fore not only theoretically inade-
quate but is as well false to the
facts.
MR. GOODMAN is to be genu-
inely complimented, however, for
his concern with these issues, and

for his intelligent and proper
warning that one who engages in
civil disobedience should under-
stand fully what he is about.
-Prof. Carl Cohen
Department of Philosophy
Legal Marijuana?
To the Editor:
WISH to take issue with the
article on marijuana that ap-
peared in the Oct. 8th Daily.
While I support the article's gen-
eral thesis-legalization of mari-
juana-I consider its tone and
conclusions sophomoric, naive, and
irresponsible. To include mari-
juana in the same category with
the so-called "psychedelic" drugs
is. sheer speculation, based ondsub-
jective opinion and skimpy evi-
dence, and is certainly no argu-
ment for its legalization. Whether
or not marijuana expands con-
sciousness is open to question,
though it is generally believed not
to be a depressant.
My most serious bone of con-
tention is with the conclusions
reached and implied at the end
of the article. First, legalizing
marijuana in order to lower the
number of crimes committed
makes as much sense as legalizing
murder for the same reasons.
Second, to compare marijuana
to alcohol in terms of replacing
the latter, and in termsi of break-
ing up the "liquor trusts" is un-
realistic, even preposterous. There
is no evidence to support these
conclusions, for most marijuana
smokers show no tendency to es-
chew the use of alcohol. Alcohol-
ism is a mental and social dis-
ease, and excessive use of alcohol
is usually for the purpose of dull-
ing consciousness.
There is no reason to assume
legalization of marijuana would
change this. To place the blame
for suppression of marijuana on
the "liquor trusts" (which would
not necessarily be hurt by its
legalization) is to seek solace in
the typically right-wing "con-
spiracy explanation" for unex-
plained phenomena. Finally, to
assume that "repeal of the Mari-
juana Tax Act of 1937 would pro-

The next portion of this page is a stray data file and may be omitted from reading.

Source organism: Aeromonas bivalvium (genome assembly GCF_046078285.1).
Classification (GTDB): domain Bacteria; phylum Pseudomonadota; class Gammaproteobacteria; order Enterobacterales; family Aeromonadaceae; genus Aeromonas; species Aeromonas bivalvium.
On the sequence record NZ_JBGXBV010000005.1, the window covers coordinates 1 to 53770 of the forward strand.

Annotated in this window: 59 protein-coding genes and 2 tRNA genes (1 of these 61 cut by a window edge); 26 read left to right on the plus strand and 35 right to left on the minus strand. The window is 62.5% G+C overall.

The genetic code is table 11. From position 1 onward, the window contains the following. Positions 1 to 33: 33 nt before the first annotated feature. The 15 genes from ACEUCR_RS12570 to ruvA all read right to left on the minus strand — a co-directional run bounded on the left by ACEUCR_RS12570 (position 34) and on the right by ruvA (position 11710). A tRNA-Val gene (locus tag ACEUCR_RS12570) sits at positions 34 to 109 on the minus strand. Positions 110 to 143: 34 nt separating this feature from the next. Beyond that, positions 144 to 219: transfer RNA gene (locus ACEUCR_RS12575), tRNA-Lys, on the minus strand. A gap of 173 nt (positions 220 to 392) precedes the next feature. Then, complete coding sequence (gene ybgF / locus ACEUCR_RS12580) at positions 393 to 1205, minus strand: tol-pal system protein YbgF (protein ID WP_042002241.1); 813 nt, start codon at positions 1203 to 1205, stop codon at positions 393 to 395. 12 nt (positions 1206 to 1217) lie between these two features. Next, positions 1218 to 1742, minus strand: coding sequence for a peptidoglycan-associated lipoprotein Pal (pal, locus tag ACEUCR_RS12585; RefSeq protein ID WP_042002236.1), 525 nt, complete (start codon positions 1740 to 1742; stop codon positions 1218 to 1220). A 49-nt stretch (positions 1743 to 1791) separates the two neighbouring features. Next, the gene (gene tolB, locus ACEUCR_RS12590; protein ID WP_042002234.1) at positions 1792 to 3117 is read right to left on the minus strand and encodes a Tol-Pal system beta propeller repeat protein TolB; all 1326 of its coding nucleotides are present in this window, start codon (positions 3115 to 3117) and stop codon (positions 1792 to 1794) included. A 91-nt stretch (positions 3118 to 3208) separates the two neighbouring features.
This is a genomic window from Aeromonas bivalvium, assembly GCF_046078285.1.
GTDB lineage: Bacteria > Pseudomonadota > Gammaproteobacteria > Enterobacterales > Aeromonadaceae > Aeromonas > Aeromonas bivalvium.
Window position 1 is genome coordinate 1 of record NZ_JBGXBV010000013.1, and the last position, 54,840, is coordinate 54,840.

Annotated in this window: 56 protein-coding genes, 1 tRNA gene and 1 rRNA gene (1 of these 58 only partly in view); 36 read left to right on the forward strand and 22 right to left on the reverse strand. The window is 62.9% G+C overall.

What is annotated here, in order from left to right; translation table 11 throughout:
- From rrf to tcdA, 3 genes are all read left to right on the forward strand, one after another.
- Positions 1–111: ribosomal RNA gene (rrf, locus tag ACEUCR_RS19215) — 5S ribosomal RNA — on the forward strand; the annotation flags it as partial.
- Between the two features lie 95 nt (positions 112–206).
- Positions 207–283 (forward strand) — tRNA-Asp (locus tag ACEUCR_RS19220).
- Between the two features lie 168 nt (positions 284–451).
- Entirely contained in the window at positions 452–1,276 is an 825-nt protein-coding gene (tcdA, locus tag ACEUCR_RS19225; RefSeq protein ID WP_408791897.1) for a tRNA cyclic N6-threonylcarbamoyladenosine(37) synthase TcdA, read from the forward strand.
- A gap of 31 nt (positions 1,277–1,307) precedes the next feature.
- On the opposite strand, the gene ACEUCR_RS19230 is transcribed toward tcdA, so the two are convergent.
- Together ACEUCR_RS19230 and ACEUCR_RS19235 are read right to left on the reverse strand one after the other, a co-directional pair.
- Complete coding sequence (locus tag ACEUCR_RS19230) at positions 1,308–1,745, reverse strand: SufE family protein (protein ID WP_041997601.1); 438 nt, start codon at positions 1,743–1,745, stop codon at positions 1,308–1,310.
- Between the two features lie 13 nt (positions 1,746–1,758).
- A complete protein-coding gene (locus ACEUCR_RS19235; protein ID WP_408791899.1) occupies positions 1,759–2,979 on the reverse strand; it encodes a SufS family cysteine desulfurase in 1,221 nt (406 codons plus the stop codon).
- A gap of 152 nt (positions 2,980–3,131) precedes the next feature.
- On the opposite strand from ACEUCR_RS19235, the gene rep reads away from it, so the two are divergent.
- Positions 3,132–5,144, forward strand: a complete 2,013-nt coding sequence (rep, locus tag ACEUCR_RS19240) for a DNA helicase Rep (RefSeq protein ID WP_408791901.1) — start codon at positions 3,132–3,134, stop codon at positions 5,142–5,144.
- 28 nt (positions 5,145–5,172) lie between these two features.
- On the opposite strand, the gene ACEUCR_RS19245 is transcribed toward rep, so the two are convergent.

vide an uplift for the nation's
psyche . . ." is to reiterate the
article's general tone which treats
marijuana as a panacea, a pro-
position I do not accept. Further,
this conclusion seems to be no
more than a reflection of the
writer's own self justification.
THE CASE for legalization can
be made, I think, on only two
premises. First, there is no evi-
dence that consumption of mari-
juana leads to either addiction
or anti-social behavior. Its inclu-
sion in legal statutes with the
opiates is unrealistic, and hence
the penalties for its use and pos-
session are unjust. Second, given
the above, I believe it should be
a matter of personal, individual

Public Opinion
To the Editor:
'OMEONE should thank those
who have so faithfully arous-
ed and alienated from their po-
sition American public opinion on
the Viet Nam problem. This has
been effectuated by their, biased,
uninformed statements and im-
mature actions in protesting pres-
ent administration policy.
The Lou Harris Poll (through
late September) shows that in
March, 1965, 38 per cent thought
the U.S. should try to negotiate
and withdraw its support and
troops from South Viet Nam.
However, a spring and summer of
teach ins, boarding troop trains,
harassing wives and next of kin
of U.S. soldiers killed or wounded
in Viet Nam and painting in pub-
lic places slogans as "American
Warmongers and Criminals-Get
Out of Viet Nam" has significantly
altered public opinion. Thanks to
their hard work in late September
only 11 per cent wanted to ne-
gotiate and withdraw.
IN MARCH, 49 per cent wanted